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Volume 36.1
Spring 2005

Robert Spiess Memorial
2005 Haiku Award Competition

Modern Haiku is pleased to announce the Robert Spiess Memorial Award Haiku Competition for 2005. The 2004 competition brought 191 entries from 104 poets.

Haiku are to be written in the spirit of the following "Speculation" (Robert Spiess, A Year’s Speculations on Haiku, Modern Haiku Press, 1995):

It is [the] subjective aspect that accounts for very much of the difference between a haiku that is merely descriptive per se and one that engenders intuitional feeling—and this is the deciding factor between a haiku in which the poet simply records stimuli and one in which the poet is in accord with the haiku moment.

In hand no later than March 13, 2005.

The competition is open to everyone but the staff of Modern Haiku, the competition coordinator, and the judges. Entries must be in English. Each entry must be the original, unpublished work of the author, and should not be under consideration in a contest or for publication elsewhere. For purposes of this competition, appearance of a haiku on an Internet journal or Web site is considered publication, but sharing of a haiku on an e-mail haiku list is not. Note, however: the judges will be instructed to disregard any entries that they have seen before. Of course, entries should not be shared on Web sites or haiku lists during the term of the competition.

Submission guidelines:
Poets may submit a maximum of five haiku written in the spirit of the above Speculation. Submit three copies of each haiku, on 3 x 5 cards or slips of paper. Entries should be typed or printed legibly. The haiku should appear on the face of each card (one haiku per card). The poet’s name, mailing address, telephone number, and e-mail address (if any) should appear on one of the three cards only, in the upper left-hand corner above the haiku; the other two copies should contain only the haiku. Please keep a copy of your submission; entries will not be returned. E-mail submissions are not allowed. Please follow the instructions carefully: entries that are incomplete or that do not comply with the instructions will be discarded.

Entry fee:
$1 per haiku, cash or check (U.S. funds); make checks payable to Modern Haiku.

Send submissions to:
Billie Wilson, 1170 Fritz Cove Road, Juneau, AK 99801-8501 USA.

Two judges will be selected by Modern Haiku; their names will be announced at the time of the awards. Judging will be double-blind, and the judges will not know the identity of the entrants. Judges’ decisions are final.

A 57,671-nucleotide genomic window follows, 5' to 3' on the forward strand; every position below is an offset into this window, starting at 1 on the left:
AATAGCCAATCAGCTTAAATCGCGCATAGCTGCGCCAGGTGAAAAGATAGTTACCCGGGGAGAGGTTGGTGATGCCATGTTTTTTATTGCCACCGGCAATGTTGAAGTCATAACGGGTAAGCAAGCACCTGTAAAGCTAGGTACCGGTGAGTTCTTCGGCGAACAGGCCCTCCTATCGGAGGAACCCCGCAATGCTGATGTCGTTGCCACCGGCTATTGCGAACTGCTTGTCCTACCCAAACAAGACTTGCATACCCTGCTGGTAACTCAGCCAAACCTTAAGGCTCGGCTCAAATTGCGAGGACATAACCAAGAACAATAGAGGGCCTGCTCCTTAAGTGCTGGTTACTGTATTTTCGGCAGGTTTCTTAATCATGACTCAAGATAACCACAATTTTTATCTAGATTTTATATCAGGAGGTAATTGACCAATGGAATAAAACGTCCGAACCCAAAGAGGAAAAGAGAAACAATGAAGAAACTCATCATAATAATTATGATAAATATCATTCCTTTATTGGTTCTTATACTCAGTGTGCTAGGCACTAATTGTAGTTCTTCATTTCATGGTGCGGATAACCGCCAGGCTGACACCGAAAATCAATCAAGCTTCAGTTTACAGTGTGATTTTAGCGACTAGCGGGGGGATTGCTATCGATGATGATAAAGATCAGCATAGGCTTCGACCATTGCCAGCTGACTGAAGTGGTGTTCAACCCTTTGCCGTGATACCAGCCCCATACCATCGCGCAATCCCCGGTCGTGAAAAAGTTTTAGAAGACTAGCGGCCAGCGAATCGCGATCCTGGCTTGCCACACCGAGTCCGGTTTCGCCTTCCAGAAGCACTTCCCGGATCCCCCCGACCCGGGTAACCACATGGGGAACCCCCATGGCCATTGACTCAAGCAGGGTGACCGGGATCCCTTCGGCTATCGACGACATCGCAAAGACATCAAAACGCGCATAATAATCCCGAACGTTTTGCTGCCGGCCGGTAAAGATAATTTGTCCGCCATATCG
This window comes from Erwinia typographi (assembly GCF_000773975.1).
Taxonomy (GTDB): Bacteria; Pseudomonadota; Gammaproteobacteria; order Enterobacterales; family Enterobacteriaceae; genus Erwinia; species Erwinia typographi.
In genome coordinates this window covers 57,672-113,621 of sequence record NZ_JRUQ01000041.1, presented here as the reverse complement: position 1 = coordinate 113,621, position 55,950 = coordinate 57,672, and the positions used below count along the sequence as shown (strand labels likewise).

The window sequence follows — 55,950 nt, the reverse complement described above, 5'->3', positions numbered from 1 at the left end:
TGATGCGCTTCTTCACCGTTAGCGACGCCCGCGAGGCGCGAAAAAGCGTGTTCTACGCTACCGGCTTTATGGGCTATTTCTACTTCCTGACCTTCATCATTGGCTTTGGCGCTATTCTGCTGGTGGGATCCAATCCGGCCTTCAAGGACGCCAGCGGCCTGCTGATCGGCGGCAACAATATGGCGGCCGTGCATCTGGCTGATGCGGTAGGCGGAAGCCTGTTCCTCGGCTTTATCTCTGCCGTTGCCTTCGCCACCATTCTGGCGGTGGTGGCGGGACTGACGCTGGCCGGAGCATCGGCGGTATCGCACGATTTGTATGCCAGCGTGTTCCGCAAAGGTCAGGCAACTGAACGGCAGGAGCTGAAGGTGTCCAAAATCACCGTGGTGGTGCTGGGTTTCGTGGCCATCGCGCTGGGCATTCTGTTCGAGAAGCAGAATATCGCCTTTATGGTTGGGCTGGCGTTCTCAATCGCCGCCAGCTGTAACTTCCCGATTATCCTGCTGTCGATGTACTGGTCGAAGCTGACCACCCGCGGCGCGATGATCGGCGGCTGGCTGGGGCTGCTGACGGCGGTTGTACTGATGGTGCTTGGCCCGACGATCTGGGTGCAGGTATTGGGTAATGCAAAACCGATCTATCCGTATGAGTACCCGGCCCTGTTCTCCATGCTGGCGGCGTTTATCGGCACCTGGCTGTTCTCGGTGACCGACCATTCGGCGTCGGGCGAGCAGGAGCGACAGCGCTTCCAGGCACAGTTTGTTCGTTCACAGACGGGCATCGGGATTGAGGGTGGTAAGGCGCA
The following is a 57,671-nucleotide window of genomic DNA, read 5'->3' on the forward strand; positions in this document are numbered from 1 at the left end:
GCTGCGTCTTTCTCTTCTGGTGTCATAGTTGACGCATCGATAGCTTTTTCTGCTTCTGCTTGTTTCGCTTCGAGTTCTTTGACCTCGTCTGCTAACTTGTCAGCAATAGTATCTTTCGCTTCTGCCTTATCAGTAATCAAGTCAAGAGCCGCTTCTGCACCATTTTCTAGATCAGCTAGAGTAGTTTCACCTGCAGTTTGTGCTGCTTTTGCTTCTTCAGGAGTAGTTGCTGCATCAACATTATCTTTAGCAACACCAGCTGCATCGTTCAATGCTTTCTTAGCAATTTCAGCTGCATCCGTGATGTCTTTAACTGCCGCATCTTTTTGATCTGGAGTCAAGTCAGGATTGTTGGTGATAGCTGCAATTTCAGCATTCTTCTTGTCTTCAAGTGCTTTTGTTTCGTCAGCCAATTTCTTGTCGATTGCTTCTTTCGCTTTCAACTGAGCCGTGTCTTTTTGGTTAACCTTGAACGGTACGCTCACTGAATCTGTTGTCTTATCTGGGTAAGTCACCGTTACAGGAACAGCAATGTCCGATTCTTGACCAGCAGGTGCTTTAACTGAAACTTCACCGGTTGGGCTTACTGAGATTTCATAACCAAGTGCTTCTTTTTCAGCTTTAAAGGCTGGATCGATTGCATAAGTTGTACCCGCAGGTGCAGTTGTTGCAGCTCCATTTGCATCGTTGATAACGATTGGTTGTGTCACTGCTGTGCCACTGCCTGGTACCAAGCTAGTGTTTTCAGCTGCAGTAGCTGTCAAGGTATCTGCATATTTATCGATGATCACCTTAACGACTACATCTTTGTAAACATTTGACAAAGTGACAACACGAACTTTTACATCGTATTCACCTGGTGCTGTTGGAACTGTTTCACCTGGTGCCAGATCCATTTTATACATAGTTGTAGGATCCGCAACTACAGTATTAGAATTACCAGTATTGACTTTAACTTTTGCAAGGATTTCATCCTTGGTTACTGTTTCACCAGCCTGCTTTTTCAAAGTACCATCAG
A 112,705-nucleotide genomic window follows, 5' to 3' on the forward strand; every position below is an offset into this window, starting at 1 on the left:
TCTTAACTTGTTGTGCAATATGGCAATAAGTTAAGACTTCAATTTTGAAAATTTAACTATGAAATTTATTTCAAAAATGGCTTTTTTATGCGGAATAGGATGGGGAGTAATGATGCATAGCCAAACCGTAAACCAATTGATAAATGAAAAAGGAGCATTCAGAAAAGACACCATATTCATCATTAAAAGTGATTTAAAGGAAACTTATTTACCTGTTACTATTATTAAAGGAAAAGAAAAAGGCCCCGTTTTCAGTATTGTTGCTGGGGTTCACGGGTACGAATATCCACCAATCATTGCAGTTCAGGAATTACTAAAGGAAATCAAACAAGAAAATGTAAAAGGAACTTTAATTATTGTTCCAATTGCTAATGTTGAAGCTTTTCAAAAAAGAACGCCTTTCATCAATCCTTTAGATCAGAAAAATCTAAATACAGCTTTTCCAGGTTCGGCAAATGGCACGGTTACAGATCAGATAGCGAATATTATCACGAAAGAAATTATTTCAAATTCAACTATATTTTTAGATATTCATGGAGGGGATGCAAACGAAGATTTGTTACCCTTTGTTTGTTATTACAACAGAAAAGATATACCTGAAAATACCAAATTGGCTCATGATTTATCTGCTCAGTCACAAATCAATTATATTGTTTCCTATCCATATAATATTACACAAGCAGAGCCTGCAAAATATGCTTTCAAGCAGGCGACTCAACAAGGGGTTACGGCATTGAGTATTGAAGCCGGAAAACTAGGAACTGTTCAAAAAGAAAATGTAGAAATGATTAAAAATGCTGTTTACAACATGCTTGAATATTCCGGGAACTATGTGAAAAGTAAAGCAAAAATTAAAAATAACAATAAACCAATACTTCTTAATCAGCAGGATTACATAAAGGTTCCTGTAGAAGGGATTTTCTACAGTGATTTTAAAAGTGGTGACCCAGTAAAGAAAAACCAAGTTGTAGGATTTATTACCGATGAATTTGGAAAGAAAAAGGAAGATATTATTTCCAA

Selection criteria:
The judges will look for entries that hew to Western norms for haiku as published in Modern Haiku and other leading English-language haiku journals (no rules as to syllable or line count, etc.) and that best capture the spirit of the theme Speculation above.

Awards: First Prize:
$100 plus a signed, like-new copy of Bob’s first book, The Heron's Legs (1966, out of print); Second Prize: $50 plus a copy of Bob's The Shape of Water (1982); Third Prize: $25 plus a copy of Bob’s Some Sticks and Pebbles (2001). Up to five poets will be awarded Honorable Mentions and each will receive a copy of Bob’s A Year's Speculations on Haiku (1995).

Winners will be notified by e-mail or phone before the general announcement. Winning entries will be published in the summer 2005 issue of Modern Haiku and will be posted on the Modern Haiku Web site, <https://www.modernhaiku.org/>, on July 1, 2005.

If you would like a list of the winners, please enclose a stamped, addressed business-sized envelope (SASE) with your entries. Overseas entrants should provide an addressed envelope and one IRC. These will be mailed when the summer issue of Modern Haiku is released.


First Prize:

winter solitude—
the lima beans soaking
in half-moonlight
James Chessing

Second Prize:

first light
dark limbs of the walnut
holding their snow
Ellen Compton

Third Prize:

rumors of war
up into a darkening sky
—a child's newsprint kite
Angelee Deodhar

Honorable Mentions (unranked):

summer meadow
a blade of grass
becomes a whistle
Connie Donleycott


deep night . . .
a moth stirs
the windchime
Maria Steyn


steady snowfall . . .
I make hot chocolate
grandmother's way
Marjorie Buettner


quiet night
the watchman bends
to touch a rose
Marlene J. Egger


gentle rain—
a shimmer of pennies
beneath the koi
Ellen Compton


©2004 Modern Haiku • PO Box 68 • Lincoln, IL 62656